Sehat Kahani
Enabling ‘doctor brides’ to work for Pakistan’s good health

What’s the design in a nutshell?
Sehat Kahani, meaning the story of health, is a health tech company aiming to democratise health. Through physical clinics and e-consultations, they’re not only making healthcare more accessible but also creating an all-female network of doctors to aid their community.

Why is it needed?
Sehat Kahani is based in Pakistan, one of the many countries where easy, affordable and accessible healthcare is not a given – for every 1,200 patients, there’s only one doctor available. But ensuring the health of the Pakistani population is only half the story of Sehat Kahani. 

Co-founded by the two female doctors Dr. Sara Saeed Khurram (CEO) and Dr. Iffat Zafar Aga (COO), they experienced not having the support of their environment to pursue their careers. In a patriarchal society like Pakistan, women are expected to prioritise family over their jobs. 

The problem has been dubbed the “doctor bride” phenomenon. According to the Medical Council of Pakistan, 70% of medical students in Pakistan are female but only 23% of them practise after they graduate. Actually, about half of female doctors in Pakistan drop out of work. Khurram and Aga saw the need for a solution that allowed female doctors to prioritise both their family and careers and serve humanity without the criticism of their male peers and family members. 

How does it work?
To solve this problem, they chose telemedicine. Through walk-in-clinics, mobile apps and guiding hotlines, Sehat Kahani connects patients to qualified female doctors with nurses as intermediaries. Their services cost 1/4th of traditional health providers, around less than €1.6 a day.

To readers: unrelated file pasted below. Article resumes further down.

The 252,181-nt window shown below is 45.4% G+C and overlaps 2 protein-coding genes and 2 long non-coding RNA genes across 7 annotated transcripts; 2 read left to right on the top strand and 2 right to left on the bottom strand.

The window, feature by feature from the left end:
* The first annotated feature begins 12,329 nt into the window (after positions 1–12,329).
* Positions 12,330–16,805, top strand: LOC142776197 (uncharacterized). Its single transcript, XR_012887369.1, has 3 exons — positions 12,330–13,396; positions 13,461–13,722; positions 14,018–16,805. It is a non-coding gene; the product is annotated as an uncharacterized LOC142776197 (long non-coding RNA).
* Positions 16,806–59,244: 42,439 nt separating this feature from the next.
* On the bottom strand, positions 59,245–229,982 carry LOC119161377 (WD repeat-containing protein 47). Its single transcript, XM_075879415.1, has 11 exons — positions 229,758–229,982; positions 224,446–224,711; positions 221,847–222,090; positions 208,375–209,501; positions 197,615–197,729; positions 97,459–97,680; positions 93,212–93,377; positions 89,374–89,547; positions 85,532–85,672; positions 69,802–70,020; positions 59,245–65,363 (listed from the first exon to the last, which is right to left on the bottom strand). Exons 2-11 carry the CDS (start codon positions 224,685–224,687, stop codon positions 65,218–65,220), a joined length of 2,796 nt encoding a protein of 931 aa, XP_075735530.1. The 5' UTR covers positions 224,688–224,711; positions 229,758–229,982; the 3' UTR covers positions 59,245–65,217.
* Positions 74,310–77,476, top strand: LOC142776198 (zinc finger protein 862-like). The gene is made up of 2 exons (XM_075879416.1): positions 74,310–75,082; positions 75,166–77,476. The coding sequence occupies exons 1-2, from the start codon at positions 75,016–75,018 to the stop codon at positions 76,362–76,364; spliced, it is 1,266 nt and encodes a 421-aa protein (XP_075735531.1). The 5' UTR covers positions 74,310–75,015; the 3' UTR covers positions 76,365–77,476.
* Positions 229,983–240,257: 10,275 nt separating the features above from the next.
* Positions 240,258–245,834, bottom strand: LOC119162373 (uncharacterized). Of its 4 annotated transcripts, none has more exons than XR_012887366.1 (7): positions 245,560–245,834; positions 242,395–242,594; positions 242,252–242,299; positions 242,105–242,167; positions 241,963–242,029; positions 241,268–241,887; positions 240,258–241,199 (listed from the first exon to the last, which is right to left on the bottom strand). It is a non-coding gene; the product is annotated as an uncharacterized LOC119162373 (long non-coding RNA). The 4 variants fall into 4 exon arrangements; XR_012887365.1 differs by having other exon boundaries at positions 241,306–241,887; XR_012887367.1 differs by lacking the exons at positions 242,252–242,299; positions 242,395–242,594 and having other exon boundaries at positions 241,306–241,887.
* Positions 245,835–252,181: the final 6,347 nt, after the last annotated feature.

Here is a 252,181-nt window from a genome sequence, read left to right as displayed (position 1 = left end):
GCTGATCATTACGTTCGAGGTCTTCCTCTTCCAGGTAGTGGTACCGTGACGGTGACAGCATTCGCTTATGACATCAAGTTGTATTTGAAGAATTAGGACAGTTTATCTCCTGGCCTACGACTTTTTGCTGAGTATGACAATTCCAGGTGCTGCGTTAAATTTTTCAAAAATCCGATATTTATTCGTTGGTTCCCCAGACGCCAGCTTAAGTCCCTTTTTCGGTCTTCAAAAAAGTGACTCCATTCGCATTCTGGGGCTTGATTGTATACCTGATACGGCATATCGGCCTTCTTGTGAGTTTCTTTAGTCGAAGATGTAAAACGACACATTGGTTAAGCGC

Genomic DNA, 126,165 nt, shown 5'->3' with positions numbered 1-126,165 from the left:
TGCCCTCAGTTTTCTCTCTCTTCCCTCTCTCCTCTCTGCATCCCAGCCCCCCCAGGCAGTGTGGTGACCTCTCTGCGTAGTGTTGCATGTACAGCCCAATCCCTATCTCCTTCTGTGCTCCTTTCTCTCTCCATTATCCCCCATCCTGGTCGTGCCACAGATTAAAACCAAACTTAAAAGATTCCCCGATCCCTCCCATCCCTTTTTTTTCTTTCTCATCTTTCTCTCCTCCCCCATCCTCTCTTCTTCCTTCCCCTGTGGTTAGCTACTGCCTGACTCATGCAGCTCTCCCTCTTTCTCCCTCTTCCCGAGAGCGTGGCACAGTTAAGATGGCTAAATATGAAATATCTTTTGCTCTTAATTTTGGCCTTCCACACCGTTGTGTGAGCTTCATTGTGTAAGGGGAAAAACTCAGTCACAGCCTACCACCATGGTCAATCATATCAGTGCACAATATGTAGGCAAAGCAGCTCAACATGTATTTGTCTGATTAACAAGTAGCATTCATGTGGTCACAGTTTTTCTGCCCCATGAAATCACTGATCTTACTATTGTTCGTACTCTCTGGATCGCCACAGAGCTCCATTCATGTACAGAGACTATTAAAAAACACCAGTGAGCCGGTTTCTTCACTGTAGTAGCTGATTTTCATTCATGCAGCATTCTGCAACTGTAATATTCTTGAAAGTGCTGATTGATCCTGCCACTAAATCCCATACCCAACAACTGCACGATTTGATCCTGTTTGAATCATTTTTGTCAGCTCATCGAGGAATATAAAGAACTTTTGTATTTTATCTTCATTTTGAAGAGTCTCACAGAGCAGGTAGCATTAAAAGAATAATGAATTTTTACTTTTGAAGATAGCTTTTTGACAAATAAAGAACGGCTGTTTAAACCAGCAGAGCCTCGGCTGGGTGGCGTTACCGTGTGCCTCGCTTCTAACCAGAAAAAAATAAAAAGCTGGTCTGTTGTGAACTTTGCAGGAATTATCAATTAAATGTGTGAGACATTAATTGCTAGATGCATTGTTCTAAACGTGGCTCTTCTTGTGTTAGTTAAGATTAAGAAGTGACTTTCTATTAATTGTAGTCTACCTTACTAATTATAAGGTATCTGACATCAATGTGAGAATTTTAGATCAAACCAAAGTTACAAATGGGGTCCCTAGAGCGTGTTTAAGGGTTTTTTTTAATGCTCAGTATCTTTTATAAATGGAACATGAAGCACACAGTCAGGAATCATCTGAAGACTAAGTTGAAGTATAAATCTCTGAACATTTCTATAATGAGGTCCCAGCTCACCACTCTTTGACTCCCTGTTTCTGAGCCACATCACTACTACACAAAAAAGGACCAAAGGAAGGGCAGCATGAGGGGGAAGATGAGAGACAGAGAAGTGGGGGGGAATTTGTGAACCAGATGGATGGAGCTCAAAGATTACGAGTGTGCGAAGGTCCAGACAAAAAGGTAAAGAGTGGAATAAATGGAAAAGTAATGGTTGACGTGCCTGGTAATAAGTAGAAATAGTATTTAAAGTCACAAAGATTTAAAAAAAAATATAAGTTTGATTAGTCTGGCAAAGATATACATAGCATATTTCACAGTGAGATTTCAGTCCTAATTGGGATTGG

Furthermore, Sehat Kahani works with partners, private companies and local stakeholders to raise the skills and knowledge of local health care providers through training. By betting on the rising industry of telemedicine, the goal is to improve health outcomes among users and even foster greater self-care and wellness of a population through awareness building and behavioural change. 

"70% of medical students in Pakistan are female but only 23% of them practise after they graduate."

How does it improve life?
While trying to both scale and expand their business internationally, Sehat Kahani is continuously gathering feedback from its users. Their innovation has made patients seek telemedicine for primary care services and stay for regular follow-ups and care. On the other side of the screen, the doctors report experiencing an improved work-life balance due to flexible practice hours, the ability to work from home and substantial earnings.

What’s the impact to date or projected impact?
As of 2021, Sehat Kahani is present in three provinces with 35 E-health clinics, reaching 360,000 patients so far. By 2023, that should amount to 100 clinics. Sehat Kahani also focuses its resources on doing preventive health through education and awareness in target communities. In the next five years, they’re looking to lock down 50 million active users on their platforms.